“It’s more of a- not necessarily a financial (thing) to me, it’s just them, you know, their power over us as a big corporation to pretty much do whatever they want to the consumers and there’s nothing us as a consumer can do,” Weingartner added.

Weingartner also said these hidden fees have made him reconsider buying tickets for different experiences.

“Lots of times these fees are starting to get to the point where I’m like it’s not worth it anymore,” he said of looking for tickets on Ticketmaster.

Biden announced in June that his administration secured commitments from several companies, including SeatGeek, Ticketmaster and Live Nation, to adopt so-called “all-in pricing” that would provide consumers will a single total price for purchases.

Ticketmaster in November was on the receiving end of widespread, blistering condemnation after fans of pop star Taylor Swift faced hidden fees at checkout. The fiasco led to a U.S. Senate hearing, and a lawsuit brought by Swift’s fans.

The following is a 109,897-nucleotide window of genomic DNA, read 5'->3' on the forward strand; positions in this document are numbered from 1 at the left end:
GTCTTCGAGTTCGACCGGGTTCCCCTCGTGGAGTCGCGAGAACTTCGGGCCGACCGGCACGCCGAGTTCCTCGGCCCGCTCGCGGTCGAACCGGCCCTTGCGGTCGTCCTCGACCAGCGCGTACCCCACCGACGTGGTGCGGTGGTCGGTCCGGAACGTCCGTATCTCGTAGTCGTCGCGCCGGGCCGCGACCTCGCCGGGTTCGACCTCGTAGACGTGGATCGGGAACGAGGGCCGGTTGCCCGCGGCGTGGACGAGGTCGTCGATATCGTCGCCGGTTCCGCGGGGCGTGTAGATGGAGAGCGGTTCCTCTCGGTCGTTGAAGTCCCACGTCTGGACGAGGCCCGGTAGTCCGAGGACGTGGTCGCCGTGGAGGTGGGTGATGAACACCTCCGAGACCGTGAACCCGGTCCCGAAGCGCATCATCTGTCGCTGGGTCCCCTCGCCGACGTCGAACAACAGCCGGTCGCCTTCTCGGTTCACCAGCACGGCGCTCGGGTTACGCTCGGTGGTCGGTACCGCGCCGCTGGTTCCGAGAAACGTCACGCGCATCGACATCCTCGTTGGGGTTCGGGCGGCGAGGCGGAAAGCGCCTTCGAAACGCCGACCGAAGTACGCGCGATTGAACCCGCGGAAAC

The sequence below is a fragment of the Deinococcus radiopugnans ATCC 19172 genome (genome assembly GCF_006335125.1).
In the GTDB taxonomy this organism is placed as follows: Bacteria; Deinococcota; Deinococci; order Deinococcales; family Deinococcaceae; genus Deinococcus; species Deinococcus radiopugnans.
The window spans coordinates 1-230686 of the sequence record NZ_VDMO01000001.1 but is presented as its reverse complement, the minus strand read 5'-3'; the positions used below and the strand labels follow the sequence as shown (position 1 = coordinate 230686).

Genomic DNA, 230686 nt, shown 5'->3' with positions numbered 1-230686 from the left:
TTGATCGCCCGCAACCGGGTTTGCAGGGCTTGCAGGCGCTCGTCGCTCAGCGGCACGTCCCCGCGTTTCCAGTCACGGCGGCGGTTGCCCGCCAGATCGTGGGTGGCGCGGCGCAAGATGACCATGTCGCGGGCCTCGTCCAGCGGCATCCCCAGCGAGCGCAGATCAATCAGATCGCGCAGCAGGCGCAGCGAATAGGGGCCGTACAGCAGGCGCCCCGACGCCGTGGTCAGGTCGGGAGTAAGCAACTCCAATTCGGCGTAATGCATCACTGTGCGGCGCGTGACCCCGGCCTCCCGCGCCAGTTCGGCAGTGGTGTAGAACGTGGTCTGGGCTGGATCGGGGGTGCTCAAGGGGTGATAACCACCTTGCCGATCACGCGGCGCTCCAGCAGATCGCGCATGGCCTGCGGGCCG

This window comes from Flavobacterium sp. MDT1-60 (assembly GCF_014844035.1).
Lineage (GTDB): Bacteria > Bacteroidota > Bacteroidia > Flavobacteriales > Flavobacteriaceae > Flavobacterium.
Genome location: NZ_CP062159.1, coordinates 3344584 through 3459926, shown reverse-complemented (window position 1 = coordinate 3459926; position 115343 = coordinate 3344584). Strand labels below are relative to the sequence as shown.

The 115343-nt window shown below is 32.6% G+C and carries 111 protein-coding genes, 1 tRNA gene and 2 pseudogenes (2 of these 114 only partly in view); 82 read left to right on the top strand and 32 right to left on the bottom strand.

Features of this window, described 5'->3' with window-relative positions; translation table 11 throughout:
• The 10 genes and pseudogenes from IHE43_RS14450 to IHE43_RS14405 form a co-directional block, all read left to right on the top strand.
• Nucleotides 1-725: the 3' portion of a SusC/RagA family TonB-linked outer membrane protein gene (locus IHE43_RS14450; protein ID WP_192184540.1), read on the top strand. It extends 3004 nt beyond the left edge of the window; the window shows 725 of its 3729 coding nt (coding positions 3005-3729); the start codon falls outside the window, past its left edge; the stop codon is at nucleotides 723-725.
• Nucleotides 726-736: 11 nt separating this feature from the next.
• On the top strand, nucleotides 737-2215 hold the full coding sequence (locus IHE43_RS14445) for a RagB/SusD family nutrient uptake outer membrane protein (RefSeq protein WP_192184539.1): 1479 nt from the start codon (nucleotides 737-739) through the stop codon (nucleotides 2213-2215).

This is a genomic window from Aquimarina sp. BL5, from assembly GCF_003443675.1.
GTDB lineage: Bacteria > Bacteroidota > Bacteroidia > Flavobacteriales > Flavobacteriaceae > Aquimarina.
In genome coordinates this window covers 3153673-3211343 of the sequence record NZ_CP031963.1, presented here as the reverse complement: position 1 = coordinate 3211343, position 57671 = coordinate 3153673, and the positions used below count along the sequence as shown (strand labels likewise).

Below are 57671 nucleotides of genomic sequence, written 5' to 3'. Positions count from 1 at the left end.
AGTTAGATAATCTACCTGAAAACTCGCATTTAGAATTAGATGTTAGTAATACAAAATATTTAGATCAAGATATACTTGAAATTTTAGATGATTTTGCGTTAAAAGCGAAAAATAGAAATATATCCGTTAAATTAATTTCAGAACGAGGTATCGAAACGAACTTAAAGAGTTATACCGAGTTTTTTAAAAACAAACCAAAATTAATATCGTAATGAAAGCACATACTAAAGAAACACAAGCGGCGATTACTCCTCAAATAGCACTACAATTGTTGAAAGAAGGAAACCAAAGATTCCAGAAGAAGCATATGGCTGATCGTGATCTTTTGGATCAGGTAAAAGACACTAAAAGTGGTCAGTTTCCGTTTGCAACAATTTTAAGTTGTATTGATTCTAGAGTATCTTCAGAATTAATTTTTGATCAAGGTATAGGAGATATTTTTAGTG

The White House said Live Nation Entertainment, the resulting name after Ticketmaster and Live Nation merged, plans to roll out the option next month.

“This a win for consumers, in my view, and proof that our crackdown on junk fees has real momentum,” Biden said during a roundtable with business leaders, before acknowledging there was more work the administration needed to do.

Last month, the Biden administration rolled out a plan with rental websites Zillow,, and will add a feature to their sites that would show prospective renters all associated fees up front.

Those charges include “convenience fees” that many tenants face when they pay their rent online, and application fees, according to the White House.